I have a vivid memory of the first time I ever played a game on Nintendo’s beloved handheld, the Game Boy. I must have been about 10 years old, and I was spending the weekend at my grandmother’s house. But I wasn’t very close with this particular grandmother, so I was a little scared and a bit homesick. I hid in my cousins’ room in the back of the house, hoping not to draw my grandmother’s ire. This is where I uncovered an old Game Boy and a copy of The Legend of Zelda: Link’s Awakening.
I didn’t progress very far in the short time I had with the game, but it made a strong impression on me. It felt like an exclusive experience. A big adventure in the palm of my hands. That sparking of imagination sustained me until my parents came and picked took me home.
And I’ve been enamored with the possibilities of portable gaming ever since then.
Over the years, I’ve managed to own a few different versions of the Game Boy. A few of them I’ve traded up for newer models. Some disappeared at my parent’s house. The only one that remains is a gnarled AGS-101 model Game Boy Advance. This thing hasn’t been treated particularly well. There are scratches all over the outer casing and prominent gash in the plastic lens that covers the LCD screen. It’s damaged enough that I’ve considered replacing it a few times over the years.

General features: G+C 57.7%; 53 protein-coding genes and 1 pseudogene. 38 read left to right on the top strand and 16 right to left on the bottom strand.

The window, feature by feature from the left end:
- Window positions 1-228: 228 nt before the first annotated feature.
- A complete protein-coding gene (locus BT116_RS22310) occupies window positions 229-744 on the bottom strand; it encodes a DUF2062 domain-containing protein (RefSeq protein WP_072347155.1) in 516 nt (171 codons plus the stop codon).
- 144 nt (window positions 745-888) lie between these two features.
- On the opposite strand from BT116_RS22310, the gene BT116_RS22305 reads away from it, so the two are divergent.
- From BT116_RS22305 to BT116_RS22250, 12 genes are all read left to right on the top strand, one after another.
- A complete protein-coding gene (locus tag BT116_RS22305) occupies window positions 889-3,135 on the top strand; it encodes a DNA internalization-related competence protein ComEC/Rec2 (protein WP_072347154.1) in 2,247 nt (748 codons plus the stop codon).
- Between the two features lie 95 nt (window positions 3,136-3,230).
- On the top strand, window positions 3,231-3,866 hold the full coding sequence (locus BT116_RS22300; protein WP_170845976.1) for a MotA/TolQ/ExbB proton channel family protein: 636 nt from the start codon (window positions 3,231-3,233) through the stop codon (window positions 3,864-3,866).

In a recent fit of nostalgia, I decided that rather than taking a risk on a new AGS-101, I’d disassemble mine and put it in a new case. The YouTube tutorials make it look simple enough, and the parts are less expensive than purchasing new GBA. So I planned out the following fixes:
- Replace the damaged case with a brand new housing.
- Replace the damaged plastic lens with a pristine glass lens
- Replace the old battery (now swollen with age) with a higher-capacity 850 mAh battery.
This wasn’t just a minor restoration of my beat-up old unit. This was a noticable enhancement of the already impressive AGS-101 model. I put in an order at God of Gaming, and waited impatiently for my parts to arrive.
My case kit arrived, and I started carefully dissembling my unit (thanks to this tutorial). It was fascinating to see the inner workings of the Game Boy Advance. The entire unit consists of a single board and an LCD screen, connected by a ribbon connector carefully curled through the hinge. It’s a marvel of engineering elegance and simplicity. I was proud of myself for not breaking anything thus far.
The next step involved removing the old plastic screen lens, which was far grimier than it appeared while the unit was intact. The plastic peeled away pretty easily. However, placing the new glass lens on the LCD was much more challenging. It needed to be centered on the screen: not shifted to the right or left, too high or low, twisted one way or another. Both the underside of the lens and the screen itself needed to be free of dust and smudges. It had to be done perfectly and permanently. This part had me a little stressed.